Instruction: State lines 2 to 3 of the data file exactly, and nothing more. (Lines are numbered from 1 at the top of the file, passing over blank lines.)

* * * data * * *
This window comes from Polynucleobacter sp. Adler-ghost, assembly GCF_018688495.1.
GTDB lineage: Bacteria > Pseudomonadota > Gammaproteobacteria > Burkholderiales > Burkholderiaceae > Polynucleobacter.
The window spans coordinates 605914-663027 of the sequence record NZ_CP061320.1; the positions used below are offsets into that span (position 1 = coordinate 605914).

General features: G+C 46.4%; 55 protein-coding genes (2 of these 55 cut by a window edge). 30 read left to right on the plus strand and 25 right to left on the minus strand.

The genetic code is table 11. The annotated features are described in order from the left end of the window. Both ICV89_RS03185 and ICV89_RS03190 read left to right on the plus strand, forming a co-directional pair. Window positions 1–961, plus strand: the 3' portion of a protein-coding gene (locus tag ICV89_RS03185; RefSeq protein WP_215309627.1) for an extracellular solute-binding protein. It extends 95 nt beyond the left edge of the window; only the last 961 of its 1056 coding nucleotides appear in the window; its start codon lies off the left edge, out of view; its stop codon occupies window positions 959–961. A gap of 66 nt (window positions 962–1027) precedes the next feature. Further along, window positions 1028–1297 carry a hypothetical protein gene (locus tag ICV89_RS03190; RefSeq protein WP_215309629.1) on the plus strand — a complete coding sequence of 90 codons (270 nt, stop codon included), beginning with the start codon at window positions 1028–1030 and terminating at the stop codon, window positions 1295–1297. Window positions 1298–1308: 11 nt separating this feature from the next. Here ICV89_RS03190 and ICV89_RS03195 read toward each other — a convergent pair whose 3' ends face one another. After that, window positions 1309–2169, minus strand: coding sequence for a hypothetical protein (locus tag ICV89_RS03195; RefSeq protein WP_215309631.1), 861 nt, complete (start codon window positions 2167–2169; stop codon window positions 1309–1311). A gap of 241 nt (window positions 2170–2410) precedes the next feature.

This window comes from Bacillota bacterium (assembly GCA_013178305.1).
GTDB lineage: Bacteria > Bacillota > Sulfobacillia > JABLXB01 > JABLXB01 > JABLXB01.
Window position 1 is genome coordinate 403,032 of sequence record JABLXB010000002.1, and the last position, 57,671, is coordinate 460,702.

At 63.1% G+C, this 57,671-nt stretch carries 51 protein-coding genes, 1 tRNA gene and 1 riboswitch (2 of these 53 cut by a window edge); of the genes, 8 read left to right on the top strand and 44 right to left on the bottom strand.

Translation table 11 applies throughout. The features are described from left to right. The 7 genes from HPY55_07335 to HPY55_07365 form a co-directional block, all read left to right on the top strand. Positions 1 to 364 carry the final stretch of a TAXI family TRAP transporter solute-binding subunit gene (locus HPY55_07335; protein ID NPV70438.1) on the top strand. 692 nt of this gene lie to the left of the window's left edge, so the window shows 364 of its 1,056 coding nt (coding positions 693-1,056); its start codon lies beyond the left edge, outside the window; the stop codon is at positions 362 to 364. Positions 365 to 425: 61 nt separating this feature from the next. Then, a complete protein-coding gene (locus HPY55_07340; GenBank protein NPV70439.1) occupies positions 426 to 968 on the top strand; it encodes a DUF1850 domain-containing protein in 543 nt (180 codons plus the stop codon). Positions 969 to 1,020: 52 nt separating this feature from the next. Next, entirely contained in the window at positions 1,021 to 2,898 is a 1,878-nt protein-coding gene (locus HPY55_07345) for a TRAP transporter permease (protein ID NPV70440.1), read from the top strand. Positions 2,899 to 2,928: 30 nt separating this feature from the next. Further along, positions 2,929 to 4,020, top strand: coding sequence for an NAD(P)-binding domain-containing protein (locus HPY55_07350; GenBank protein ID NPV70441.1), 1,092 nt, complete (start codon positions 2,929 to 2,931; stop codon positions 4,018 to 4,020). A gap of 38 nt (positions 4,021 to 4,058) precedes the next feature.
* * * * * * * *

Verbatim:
GTDB lineage: Bacteria > Pseudomonadota > Gammaproteobacteria > Burkholderiales > Burkholderiaceae > Polynucleobacter.
The window spans coordinates 605914-663027 of the sequence record NZ_CP061320.1; the positions used below are offsets into that span (position 1 = coordinate 605914).